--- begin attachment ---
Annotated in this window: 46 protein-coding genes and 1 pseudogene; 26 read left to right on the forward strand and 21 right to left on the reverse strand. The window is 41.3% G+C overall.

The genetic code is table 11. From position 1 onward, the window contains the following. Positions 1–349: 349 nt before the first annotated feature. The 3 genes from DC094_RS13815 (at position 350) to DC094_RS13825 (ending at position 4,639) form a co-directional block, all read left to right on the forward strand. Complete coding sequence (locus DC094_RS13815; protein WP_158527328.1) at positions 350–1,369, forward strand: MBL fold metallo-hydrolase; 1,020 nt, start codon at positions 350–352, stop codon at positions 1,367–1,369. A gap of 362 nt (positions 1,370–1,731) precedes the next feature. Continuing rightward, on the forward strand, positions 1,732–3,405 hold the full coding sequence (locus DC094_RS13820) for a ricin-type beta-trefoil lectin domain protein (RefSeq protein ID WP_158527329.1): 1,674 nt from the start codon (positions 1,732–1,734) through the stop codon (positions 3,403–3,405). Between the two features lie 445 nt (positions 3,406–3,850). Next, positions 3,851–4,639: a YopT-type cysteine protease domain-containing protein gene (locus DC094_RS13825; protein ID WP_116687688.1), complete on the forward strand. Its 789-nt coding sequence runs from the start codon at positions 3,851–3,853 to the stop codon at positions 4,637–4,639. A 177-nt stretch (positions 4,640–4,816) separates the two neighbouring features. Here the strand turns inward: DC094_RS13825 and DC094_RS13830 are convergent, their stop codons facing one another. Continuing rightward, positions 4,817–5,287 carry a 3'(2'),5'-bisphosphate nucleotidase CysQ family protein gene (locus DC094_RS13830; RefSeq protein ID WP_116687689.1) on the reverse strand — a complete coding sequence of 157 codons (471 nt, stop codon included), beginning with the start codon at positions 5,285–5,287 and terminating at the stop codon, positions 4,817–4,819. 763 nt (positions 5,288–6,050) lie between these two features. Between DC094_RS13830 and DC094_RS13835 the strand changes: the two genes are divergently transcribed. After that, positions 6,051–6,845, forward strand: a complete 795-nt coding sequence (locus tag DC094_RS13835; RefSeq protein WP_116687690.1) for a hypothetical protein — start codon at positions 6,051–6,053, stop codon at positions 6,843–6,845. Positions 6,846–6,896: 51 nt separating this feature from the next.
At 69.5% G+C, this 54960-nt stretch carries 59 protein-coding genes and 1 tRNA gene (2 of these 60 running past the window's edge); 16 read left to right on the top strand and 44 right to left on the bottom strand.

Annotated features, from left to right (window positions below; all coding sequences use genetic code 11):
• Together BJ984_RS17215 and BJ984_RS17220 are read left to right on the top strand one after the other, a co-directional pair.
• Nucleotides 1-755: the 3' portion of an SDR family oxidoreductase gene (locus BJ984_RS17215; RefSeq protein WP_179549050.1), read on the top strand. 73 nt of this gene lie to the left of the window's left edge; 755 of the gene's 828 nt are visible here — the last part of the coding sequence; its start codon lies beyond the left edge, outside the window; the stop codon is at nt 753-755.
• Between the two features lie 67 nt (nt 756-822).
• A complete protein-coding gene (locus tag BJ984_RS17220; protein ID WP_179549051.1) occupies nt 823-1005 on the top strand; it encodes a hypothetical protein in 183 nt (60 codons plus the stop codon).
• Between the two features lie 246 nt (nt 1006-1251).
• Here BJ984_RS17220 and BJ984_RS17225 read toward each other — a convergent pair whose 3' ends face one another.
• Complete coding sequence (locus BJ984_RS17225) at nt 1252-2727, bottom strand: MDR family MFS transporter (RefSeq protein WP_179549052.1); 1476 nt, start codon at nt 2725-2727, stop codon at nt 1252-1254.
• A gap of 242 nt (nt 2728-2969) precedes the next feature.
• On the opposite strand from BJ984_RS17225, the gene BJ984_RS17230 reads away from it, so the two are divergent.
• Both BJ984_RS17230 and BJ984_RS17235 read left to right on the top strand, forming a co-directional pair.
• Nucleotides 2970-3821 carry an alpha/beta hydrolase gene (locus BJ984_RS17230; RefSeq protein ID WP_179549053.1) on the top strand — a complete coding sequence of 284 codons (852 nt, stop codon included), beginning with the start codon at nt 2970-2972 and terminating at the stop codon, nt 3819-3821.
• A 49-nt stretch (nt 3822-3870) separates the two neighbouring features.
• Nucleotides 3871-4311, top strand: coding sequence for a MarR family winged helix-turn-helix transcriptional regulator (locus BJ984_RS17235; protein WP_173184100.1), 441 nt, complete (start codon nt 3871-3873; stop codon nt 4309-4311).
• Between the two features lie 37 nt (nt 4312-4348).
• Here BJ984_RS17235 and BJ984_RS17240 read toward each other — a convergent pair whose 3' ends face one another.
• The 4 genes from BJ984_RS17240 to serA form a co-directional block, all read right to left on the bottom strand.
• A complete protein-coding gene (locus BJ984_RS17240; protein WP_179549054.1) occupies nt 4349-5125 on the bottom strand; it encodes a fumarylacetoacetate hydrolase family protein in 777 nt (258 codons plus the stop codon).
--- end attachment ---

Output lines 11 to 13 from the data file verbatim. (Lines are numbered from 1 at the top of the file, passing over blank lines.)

• Complete coding sequence (locus BJ984_RS17225) at nt 1252-2727, bottom strand: MDR family MFS transporter (RefSeq protein WP_179549052.1); 1476 nt, start codon at nt 2725-2727, stop codon at nt 1252-1254.
• A gap of 242 nt (nt 2728-2969) precedes the next feature.
• On the opposite strand from BJ984_RS17225, the gene BJ984_RS17230 reads away from it, so the two are divergent.